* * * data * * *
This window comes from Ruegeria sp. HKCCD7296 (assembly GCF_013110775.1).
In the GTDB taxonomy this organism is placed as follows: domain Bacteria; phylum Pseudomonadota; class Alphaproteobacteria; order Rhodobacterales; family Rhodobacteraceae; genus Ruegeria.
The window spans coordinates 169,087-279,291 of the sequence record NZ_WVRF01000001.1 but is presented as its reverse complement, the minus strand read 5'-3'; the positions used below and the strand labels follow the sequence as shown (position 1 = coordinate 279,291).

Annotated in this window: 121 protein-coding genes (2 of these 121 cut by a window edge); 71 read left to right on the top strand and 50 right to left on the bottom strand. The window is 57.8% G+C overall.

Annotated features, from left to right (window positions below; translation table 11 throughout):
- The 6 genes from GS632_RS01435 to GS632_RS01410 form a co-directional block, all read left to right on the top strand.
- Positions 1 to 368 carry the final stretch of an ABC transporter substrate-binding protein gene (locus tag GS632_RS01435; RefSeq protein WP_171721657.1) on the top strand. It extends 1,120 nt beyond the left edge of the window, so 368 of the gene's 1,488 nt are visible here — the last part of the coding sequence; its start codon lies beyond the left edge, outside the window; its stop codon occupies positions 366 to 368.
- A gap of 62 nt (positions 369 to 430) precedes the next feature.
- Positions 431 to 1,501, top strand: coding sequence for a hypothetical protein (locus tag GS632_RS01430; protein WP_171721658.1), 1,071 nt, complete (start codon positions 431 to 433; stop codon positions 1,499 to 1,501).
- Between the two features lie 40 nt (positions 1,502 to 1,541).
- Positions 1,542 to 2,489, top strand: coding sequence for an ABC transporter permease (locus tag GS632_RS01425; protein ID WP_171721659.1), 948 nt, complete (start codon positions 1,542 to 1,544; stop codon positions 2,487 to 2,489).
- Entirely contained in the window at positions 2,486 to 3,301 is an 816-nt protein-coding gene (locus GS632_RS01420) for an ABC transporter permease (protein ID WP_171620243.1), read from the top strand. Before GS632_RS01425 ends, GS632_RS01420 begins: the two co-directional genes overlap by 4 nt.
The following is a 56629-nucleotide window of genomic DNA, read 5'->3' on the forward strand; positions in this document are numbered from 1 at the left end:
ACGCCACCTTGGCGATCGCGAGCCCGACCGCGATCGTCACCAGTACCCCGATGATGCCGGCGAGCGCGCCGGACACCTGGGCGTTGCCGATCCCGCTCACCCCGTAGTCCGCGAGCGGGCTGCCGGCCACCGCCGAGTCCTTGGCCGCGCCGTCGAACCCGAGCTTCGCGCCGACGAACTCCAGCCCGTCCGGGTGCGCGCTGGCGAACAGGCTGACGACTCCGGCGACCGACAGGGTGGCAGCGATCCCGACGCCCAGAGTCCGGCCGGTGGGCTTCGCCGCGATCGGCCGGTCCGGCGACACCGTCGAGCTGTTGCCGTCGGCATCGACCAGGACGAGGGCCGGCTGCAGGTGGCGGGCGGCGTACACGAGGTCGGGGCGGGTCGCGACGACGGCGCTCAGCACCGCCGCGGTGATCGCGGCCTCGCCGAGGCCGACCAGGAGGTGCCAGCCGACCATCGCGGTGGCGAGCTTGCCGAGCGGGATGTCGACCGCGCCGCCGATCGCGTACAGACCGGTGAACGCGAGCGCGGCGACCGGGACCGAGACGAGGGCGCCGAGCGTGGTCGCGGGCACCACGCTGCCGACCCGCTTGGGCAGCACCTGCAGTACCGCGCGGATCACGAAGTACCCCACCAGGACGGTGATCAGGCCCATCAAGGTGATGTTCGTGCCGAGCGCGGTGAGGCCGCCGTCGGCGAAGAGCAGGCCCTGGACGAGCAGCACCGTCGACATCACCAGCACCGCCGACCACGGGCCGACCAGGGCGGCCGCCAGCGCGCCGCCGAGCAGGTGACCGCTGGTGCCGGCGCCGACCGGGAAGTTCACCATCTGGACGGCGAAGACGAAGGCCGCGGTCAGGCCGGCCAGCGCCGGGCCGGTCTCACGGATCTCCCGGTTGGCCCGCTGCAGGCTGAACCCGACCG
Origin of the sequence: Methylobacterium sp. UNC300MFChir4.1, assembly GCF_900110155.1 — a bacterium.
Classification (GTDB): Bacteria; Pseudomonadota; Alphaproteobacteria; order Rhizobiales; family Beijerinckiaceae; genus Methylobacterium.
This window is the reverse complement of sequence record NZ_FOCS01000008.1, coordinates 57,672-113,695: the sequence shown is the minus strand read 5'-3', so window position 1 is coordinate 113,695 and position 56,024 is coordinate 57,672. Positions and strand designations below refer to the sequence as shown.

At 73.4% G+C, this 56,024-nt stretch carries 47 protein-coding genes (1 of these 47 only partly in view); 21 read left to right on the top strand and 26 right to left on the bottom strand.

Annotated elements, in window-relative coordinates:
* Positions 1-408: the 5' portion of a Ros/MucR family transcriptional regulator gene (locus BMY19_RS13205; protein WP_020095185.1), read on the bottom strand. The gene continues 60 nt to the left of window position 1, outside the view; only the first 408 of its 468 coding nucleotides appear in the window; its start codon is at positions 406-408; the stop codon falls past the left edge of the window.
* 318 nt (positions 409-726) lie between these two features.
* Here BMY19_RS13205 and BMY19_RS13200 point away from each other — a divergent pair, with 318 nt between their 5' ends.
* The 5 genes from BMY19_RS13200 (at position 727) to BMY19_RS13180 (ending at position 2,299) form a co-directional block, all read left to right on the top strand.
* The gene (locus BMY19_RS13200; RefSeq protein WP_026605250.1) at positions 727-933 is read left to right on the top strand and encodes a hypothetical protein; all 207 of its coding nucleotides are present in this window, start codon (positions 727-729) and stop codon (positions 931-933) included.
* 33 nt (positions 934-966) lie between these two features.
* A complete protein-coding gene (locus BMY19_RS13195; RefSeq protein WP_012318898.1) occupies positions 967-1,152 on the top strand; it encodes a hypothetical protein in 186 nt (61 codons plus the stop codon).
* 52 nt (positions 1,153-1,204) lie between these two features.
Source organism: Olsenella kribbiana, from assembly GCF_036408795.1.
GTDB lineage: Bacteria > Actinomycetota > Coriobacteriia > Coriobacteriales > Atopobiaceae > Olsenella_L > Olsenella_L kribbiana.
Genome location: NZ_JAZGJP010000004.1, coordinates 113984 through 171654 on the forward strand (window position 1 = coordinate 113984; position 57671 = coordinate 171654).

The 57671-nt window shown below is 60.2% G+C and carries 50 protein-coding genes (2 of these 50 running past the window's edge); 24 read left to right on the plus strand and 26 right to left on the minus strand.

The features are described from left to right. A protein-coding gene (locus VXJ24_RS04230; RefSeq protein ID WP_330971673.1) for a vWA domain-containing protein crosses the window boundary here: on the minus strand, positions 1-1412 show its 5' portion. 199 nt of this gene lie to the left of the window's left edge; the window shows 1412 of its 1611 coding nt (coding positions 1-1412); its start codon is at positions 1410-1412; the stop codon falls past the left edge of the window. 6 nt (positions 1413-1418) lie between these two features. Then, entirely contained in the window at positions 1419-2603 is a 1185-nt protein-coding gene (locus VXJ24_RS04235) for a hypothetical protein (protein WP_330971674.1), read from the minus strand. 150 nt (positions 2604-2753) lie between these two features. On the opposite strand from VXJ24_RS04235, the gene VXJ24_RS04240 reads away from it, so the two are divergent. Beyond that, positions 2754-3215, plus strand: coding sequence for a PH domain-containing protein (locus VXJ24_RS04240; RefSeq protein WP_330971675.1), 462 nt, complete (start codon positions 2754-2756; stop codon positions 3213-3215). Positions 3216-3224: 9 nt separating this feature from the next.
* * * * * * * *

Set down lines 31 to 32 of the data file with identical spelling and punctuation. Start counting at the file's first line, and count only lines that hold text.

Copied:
The 57671-nt window shown below is 60.2% G+C and carries 50 protein-coding genes (2 of these 50 running past the window's edge); 24 read left to right on the plus strand and 26 right to left on the minus strand.

The features are described from left to right. A protein-coding gene (locus VXJ24_RS04230; RefSeq protein ID WP_330971673.1) for a vWA domain-containing protein crosses the window boundary here: on the minus strand, positions 1-1412 show its 5' portion. 199 nt of this gene lie to the left of the window's left edge; the window shows 1412 of its 1611 coding nt (coding positions 1-1412); its start codon is at positions 1410-1412; the stop codon falls past the left edge of the window. 6 nt (positions 1413-1418) lie between these two features. Then, entirely contained in the window at positions 1419-2603 is a 1185-nt protein-coding gene (locus VXJ24_RS04235) for a hypothetical protein (protein WP_330971674.1), read from the minus strand. 150 nt (positions 2604-2753) lie between these two features. On the opposite strand from VXJ24_RS04235, the gene VXJ24_RS04240 reads away from it, so the two are divergent. Beyond that, positions 2754-3215, plus strand: coding sequence for a PH domain-containing protein (locus VXJ24_RS04240; RefSeq protein WP_330971675.1), 462 nt, complete (start codon positions 2754-2756; stop codon positions 3213-3215). Positions 3216-3224: 9 nt separating this feature from the next.